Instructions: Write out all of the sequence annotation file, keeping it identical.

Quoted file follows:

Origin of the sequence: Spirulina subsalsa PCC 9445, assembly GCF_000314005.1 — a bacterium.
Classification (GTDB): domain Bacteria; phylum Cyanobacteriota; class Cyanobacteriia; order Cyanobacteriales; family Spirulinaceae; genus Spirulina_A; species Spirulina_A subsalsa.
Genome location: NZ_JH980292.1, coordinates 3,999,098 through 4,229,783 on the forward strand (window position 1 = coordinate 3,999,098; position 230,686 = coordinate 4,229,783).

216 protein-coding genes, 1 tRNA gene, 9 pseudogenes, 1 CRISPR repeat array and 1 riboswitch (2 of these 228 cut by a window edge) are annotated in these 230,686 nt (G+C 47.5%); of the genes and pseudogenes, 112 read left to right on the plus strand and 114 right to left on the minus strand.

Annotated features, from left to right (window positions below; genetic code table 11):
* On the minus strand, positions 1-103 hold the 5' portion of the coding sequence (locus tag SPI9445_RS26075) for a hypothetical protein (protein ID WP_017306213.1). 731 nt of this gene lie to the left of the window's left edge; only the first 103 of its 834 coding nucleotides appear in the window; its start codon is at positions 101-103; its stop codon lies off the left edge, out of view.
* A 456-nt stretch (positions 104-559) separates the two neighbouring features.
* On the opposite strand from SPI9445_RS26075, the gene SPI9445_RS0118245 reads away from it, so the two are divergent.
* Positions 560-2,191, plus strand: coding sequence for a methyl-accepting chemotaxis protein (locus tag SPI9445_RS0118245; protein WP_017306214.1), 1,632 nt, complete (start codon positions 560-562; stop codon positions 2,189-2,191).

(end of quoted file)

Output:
Origin of the sequence: Spirulina subsalsa PCC 9445, assembly GCF_000314005.1 — a bacterium.
Classification (GTDB): domain Bacteria; phylum Cyanobacteriota; class Cyanobacteriia; order Cyanobacteriales; family Spirulinaceae; genus Spirulina_A; species Spirulina_A subsalsa.
Genome location: NZ_JH980292.1, coordinates 3,999,098 through 4,229,783 on the forward strand (window position 1 = coordinate 3,999,098; position 230,686 = coordinate 4,229,783).

216 protein-coding genes, 1 tRNA gene, 9 pseudogenes, 1 CRISPR repeat array and 1 riboswitch (2 of these 228 cut by a window edge) are annotated in these 230,686 nt (G+C 47.5%); of the genes and pseudogenes, 112 read left to right on the plus strand and 114 right to left on the minus strand.

Annotated features, from left to right (window positions below; genetic code table 11):
* On the minus strand, positions 1-103 hold the 5' portion of the coding sequence (locus tag SPI9445_RS26075) for a hypothetical protein (protein ID WP_017306213.1). 731 nt of this gene lie to the left of the window's left edge; only the first 103 of its 834 coding nucleotides appear in the window; its start codon is at positions 101-103; its stop codon lies off the left edge, out of view.
* A 456-nt stretch (positions 104-559) separates the two neighbouring features.
* On the opposite strand from SPI9445_RS26075, the gene SPI9445_RS0118245 reads away from it, so the two are divergent.
* Positions 560-2,191, plus strand: coding sequence for a methyl-accepting chemotaxis protein (locus tag SPI9445_RS0118245; protein WP_017306214.1), 1,632 nt, complete (start codon positions 560-562; stop codon positions 2,189-2,191).